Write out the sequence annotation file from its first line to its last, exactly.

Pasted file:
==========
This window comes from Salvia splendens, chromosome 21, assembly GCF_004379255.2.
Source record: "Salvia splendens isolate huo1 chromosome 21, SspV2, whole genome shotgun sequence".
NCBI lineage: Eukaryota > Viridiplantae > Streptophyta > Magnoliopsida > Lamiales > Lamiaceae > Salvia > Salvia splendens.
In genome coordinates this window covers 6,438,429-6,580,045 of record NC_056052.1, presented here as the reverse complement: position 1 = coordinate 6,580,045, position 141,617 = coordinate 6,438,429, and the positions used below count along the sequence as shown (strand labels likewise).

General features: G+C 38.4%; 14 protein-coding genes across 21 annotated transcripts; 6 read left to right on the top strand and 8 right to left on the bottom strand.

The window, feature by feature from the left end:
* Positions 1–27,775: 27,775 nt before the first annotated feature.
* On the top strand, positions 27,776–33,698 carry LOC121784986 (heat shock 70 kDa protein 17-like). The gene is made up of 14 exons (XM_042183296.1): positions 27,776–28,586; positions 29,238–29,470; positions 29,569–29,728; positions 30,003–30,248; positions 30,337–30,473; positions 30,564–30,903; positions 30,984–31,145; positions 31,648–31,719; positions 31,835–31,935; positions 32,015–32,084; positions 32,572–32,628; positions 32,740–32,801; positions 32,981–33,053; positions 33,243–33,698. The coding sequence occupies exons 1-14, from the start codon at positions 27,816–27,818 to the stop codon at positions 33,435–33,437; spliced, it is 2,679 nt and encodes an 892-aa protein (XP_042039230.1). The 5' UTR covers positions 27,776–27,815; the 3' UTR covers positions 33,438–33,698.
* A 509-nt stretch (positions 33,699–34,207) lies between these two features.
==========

This window comes from Salvia splendens, chromosome 21, assembly GCF_004379255.2.
Source record: "Salvia splendens isolate huo1 chromosome 21, SspV2, whole genome shotgun sequence".
NCBI lineage: Eukaryota > Viridiplantae > Streptophyta > Magnoliopsida > Lamiales > Lamiaceae > Salvia > Salvia splendens.
In genome coordinates this window covers 6,438,429-6,580,045 of record NC_056052.1, presented here as the reverse complement: position 1 = coordinate 6,580,045, position 141,617 = coordinate 6,438,429, and the positions used below count along the sequence as shown (strand labels likewise).

General features: G+C 38.4%; 14 protein-coding genes across 21 annotated transcripts; 6 read left to right on the top strand and 8 right to left on the bottom strand.

The window, feature by feature from the left end:
* Positions 1–27,775: 27,775 nt before the first annotated feature.
* On the top strand, positions 27,776–33,698 carry LOC121784986 (heat shock 70 kDa protein 17-like). The gene is made up of 14 exons (XM_042183296.1): positions 27,776–28,586; positions 29,238–29,470; positions 29,569–29,728; positions 30,003–30,248; positions 30,337–30,473; positions 30,564–30,903; positions 30,984–31,145; positions 31,648–31,719; positions 31,835–31,935; positions 32,015–32,084; positions 32,572–32,628; positions 32,740–32,801; positions 32,981–33,053; positions 33,243–33,698. The coding sequence occupies exons 1-14, from the start codon at positions 27,816–27,818 to the stop codon at positions 33,435–33,437; spliced, it is 2,679 nt and encodes an 892-aa protein (XP_042039230.1). The 5' UTR covers positions 27,776–27,815; the 3' UTR covers positions 33,438–33,698.
* A 509-nt stretch (positions 33,699–34,207) lies between these two features.